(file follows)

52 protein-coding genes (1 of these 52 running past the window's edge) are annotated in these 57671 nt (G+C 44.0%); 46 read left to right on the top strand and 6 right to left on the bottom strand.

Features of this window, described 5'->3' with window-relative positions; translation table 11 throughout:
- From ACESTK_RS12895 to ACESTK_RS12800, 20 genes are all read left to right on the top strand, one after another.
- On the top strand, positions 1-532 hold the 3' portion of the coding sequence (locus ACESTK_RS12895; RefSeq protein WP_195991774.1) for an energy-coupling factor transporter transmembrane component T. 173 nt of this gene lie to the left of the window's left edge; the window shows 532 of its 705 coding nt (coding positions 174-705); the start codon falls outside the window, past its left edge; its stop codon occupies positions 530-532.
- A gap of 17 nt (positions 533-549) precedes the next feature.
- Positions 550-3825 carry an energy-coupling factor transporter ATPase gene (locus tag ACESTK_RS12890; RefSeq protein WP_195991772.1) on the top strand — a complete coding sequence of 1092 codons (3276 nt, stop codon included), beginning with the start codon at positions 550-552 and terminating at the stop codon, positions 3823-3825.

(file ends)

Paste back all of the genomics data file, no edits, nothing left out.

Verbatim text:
52 protein-coding genes (1 of these 52 running past the window's edge) are annotated in these 57671 nt (G+C 44.0%); 46 read left to right on the top strand and 6 right to left on the bottom strand.

Features of this window, described 5'->3' with window-relative positions; translation table 11 throughout:
- From ACESTK_RS12895 to ACESTK_RS12800, 20 genes are all read left to right on the top strand, one after another.
- On the top strand, positions 1-532 hold the 3' portion of the coding sequence (locus ACESTK_RS12895; RefSeq protein WP_195991774.1) for an energy-coupling factor transporter transmembrane component T. 173 nt of this gene lie to the left of the window's left edge; the window shows 532 of its 705 coding nt (coding positions 174-705); the start codon falls outside the window, past its left edge; its stop codon occupies positions 530-532.
- A gap of 17 nt (positions 533-549) precedes the next feature.
- Positions 550-3825 carry an energy-coupling factor transporter ATPase gene (locus tag ACESTK_RS12890; RefSeq protein WP_195991772.1) on the top strand — a complete coding sequence of 1092 codons (3276 nt, stop codon included), beginning with the start codon at positions 550-552 and terminating at the stop codon, positions 3823-3825.